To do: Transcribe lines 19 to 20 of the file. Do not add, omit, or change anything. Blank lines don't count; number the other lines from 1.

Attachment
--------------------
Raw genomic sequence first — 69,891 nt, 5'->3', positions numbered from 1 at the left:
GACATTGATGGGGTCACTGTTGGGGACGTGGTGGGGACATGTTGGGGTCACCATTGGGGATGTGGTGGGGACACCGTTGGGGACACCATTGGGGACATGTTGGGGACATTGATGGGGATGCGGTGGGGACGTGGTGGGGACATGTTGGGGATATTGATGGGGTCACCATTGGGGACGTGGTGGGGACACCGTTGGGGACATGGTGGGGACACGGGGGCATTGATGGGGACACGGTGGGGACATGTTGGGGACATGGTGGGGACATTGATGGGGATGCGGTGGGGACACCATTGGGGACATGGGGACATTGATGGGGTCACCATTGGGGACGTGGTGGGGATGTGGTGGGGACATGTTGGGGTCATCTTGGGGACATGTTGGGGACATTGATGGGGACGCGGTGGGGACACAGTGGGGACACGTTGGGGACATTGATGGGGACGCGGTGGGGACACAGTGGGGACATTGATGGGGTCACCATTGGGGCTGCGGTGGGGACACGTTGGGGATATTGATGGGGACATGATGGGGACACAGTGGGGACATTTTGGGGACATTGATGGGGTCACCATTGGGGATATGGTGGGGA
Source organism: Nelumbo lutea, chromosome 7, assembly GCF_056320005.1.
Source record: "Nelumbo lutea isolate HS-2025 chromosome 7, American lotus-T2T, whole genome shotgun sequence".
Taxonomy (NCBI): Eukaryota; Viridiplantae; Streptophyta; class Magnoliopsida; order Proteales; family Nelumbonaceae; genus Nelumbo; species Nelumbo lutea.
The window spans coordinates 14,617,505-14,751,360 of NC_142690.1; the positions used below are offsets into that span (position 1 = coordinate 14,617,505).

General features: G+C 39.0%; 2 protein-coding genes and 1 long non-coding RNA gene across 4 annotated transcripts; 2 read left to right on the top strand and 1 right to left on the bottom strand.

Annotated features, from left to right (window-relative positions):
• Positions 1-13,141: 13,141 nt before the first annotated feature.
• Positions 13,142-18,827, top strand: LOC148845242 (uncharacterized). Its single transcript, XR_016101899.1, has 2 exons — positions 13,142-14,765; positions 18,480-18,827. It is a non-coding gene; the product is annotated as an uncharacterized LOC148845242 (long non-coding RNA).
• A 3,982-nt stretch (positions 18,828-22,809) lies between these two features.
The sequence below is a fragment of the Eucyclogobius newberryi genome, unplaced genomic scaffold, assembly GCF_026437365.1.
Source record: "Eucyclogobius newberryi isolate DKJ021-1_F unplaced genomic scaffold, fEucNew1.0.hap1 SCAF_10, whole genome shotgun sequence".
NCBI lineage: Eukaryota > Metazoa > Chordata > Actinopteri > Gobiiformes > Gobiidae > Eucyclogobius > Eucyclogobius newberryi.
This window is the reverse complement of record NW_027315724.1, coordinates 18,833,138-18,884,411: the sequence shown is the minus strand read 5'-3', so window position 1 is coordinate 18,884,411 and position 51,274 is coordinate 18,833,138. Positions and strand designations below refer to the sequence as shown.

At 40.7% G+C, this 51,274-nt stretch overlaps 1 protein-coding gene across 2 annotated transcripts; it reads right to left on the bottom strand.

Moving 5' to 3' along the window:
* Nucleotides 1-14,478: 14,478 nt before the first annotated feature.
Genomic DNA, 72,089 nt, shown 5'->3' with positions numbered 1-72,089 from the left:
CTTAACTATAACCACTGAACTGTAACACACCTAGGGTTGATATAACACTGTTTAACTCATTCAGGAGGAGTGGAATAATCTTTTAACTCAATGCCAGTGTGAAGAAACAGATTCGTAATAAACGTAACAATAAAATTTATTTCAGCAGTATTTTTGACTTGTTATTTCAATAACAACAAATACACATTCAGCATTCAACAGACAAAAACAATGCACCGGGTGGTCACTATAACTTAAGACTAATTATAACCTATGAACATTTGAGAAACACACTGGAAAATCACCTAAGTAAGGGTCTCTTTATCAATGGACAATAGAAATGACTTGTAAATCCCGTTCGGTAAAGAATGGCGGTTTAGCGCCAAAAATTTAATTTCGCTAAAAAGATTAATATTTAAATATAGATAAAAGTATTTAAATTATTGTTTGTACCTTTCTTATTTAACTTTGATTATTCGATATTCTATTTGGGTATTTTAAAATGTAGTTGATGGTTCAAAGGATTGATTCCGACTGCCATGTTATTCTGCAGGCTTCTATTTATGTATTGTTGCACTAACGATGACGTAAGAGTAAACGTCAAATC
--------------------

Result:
Genomic DNA, 72,089 nt, shown 5'->3' with positions numbered 1-72,089 from the left:
CTTAACTATAACCACTGAACTGTAACACACCTAGGGTTGATATAACACTGTTTAACTCATTCAGGAGGAGTGGAATAATCTTTTAACTCAATGCCAGTGTGAAGAAACAGATTCGTAATAAACGTAACAATAAAATTTATTTCAGCAGTATTTTTGACTTGTTATTTCAATAACAACAAATACACATTCAGCATTCAACAGACAAAAACAATGCACCGGGTGGTCACTATAACTTAAGACTAATTATAACCTATGAACATTTGAGAAACACACTGGAAAATCACCTAAGTAAGGGTCTCTTTATCAATGGACAATAGAAATGACTTGTAAATCCCGTTCGGTAAAGAATGGCGGTTTAGCGCCAAAAATTTAATTTCGCTAAAAAGATTAATATTTAAATATAGATAAAAGTATTTAAATTATTGTTTGTACCTTTCTTATTTAACTTTGATTATTCGATATTCTATTTGGGTATTTTAAAATGTAGTTGATGGTTCAAAGGATTGATTCCGACTGCCATGTTATTCTGCAGGCTTCTATTTATGTATTGTTGCACTAACGATGACGTAAGAGTAAACGTCAAATC